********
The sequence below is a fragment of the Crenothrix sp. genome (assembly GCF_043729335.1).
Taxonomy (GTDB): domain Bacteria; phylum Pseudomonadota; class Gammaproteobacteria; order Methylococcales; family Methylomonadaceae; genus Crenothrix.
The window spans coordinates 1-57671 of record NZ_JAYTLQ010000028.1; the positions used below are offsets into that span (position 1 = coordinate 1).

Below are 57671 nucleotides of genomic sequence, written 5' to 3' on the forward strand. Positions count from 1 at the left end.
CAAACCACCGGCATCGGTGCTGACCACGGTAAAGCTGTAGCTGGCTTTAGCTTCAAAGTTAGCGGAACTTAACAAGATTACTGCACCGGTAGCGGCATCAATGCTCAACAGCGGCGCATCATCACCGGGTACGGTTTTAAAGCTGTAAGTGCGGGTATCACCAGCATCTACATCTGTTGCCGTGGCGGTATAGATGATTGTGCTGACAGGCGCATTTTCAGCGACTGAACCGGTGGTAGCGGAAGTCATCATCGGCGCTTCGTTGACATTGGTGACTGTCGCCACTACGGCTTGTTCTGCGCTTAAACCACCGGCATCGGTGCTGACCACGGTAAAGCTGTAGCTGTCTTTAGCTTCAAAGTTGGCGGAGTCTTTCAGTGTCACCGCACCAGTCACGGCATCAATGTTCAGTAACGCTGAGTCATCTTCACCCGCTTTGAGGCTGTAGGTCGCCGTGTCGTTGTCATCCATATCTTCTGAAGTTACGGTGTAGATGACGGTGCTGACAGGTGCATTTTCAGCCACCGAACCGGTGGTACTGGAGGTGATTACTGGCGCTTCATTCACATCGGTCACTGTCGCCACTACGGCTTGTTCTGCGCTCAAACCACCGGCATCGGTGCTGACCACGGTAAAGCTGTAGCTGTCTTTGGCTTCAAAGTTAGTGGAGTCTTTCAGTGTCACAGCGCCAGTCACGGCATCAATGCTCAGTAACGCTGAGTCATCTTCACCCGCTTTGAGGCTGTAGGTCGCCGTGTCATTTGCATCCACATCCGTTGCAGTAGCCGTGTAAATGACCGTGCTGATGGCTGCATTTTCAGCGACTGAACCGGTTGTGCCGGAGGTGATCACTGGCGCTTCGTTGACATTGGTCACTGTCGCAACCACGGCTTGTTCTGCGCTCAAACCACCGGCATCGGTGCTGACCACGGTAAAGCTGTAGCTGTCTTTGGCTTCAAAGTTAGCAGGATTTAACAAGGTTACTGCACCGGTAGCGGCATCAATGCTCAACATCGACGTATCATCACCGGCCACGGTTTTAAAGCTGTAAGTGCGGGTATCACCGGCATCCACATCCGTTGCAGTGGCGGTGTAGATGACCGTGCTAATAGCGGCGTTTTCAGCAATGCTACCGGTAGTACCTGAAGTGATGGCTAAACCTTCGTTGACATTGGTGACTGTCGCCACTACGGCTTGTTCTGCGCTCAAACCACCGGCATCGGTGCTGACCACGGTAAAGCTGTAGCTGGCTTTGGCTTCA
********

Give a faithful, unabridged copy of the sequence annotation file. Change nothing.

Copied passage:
The sequence below is a fragment of the Crenothrix sp. genome (assembly GCF_043729335.1).
Taxonomy (GTDB): domain Bacteria; phylum Pseudomonadota; class Gammaproteobacteria; order Methylococcales; family Methylomonadaceae; genus Crenothrix.
The window spans coordinates 1-57671 of record NZ_JAYTLQ010000028.1; the positions used below are offsets into that span (position 1 = coordinate 1).

Below are 57671 nucleotides of genomic sequence, written 5' to 3' on the forward strand. Positions count from 1 at the left end.
CAAACCACCGGCATCGGTGCTGACCACGGTAAAGCTGTAGCTGGCTTTAGCTTCAAAGTTAGCGGAACTTAACAAGATTACTGCACCGGTAGCGGCATCAATGCTCAACAGCGGCGCATCATCACCGGGTACGGTTTTAAAGCTGTAAGTGCGGGTATCACCAGCATCTACATCTGTTGCCGTGGCGGTATAGATGATTGTGCTGACAGGCGCATTTTCAGCGACTGAACCGGTGGTAGCGGAAGTCATCATCGGCGCTTCGTTGACATTGGTGACTGTCGCCACTACGGCTTGTTCTGCGCTTAAACCACCGGCATCGGTGCTGACCACGGTAAAGCTGTAGCTGTCTTTAGCTTCAAAGTTGGCGGAGTCTTTCAGTGTCACCGCACCAGTCACGGCATCAATGTTCAGTAACGCTGAGTCATCTTCACCCGCTTTGAGGCTGTAGGTCGCCGTGTCGTTGTCATCCATATCTTCTGAAGTTACGGTGTAGATGACGGTGCTGACAGGTGCATTTTCAGCCACCGAACCGGTGGTACTGGAGGTGATTACTGGCGCTTCATTCACATCGGTCACTGTCGCCACTACGGCTTGTTCTGCGCTCAAACCACCGGCATCGGTGCTGACCACGGTAAAGCTGTAGCTGTCTTTGGCTTCAAAGTTAGTGGAGTCTTTCAGTGTCACAGCGCCAGTCACGGCATCAATGCTCAGTAACGCTGAGTCATCTTCACCCGCTTTGAGGCTGTAGGTCGCCGTGTCATTTGCATCCACATCCGTTGCAGTAGCCGTGTAAATGACCGTGCTGATGGCTGCATTTTCAGCGACTGAACCGGTTGTGCCGGAGGTGATCACTGGCGCTTCGTTGACATTGGTCACTGTCGCAACCACGGCTTGTTCTGCGCTCAAACCACCGGCATCGGTGCTGACCACGGTAAAGCTGTAGCTGTCTTTGGCTTCAAAGTTAGCAGGATTTAACAAGGTTACTGCACCGGTAGCGGCATCAATGCTCAACATCGACGTATCATCACCGGCCACGGTTTTAAAGCTGTAAGTGCGGGTATCACCGGCATCCACATCCGTTGCAGTGGCGGTGTAGATGACCGTGCTAATAGCGGCGTTTTCAGCAATGCTACCGGTAGTACCTGAAGTGATGGCTAAACCTTCGTTGACATTGGTGACTGTCGCCACTACGGCTTGTTCTGCGCTCAAACCACCGGCATCGGTGCTGACCACGGTAAAGCTGTAGCTGGCTTTGGCTTCA